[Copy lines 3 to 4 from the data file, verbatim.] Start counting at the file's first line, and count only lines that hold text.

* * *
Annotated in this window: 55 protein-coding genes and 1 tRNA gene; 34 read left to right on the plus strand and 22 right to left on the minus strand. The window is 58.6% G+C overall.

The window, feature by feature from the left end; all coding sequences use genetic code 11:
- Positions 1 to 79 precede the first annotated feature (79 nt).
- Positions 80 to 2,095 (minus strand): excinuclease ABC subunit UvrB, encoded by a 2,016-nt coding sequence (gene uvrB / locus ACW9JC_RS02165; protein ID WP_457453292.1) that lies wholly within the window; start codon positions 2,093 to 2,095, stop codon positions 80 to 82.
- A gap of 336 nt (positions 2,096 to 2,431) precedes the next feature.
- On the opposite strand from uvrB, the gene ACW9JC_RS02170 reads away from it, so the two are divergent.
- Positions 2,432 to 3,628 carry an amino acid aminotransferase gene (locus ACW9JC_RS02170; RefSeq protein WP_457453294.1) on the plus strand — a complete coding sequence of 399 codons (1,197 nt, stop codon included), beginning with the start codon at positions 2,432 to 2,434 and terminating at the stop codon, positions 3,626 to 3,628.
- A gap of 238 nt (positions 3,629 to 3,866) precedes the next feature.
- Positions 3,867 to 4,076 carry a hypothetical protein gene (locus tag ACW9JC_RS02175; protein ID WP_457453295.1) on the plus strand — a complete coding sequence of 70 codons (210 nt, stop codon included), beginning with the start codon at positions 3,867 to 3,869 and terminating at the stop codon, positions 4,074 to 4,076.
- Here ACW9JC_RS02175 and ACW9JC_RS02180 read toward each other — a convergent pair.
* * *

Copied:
- Positions 1 to 79 precede the first annotated feature (79 nt).
- Positions 80 to 2,095 (minus strand): excinuclease ABC subunit UvrB, encoded by a 2,016-nt coding sequence (gene uvrB / locus ACW9JC_RS02165; protein ID WP_457453292.1) that lies wholly within the window; start codon positions 2,093 to 2,095, stop codon positions 80 to 82.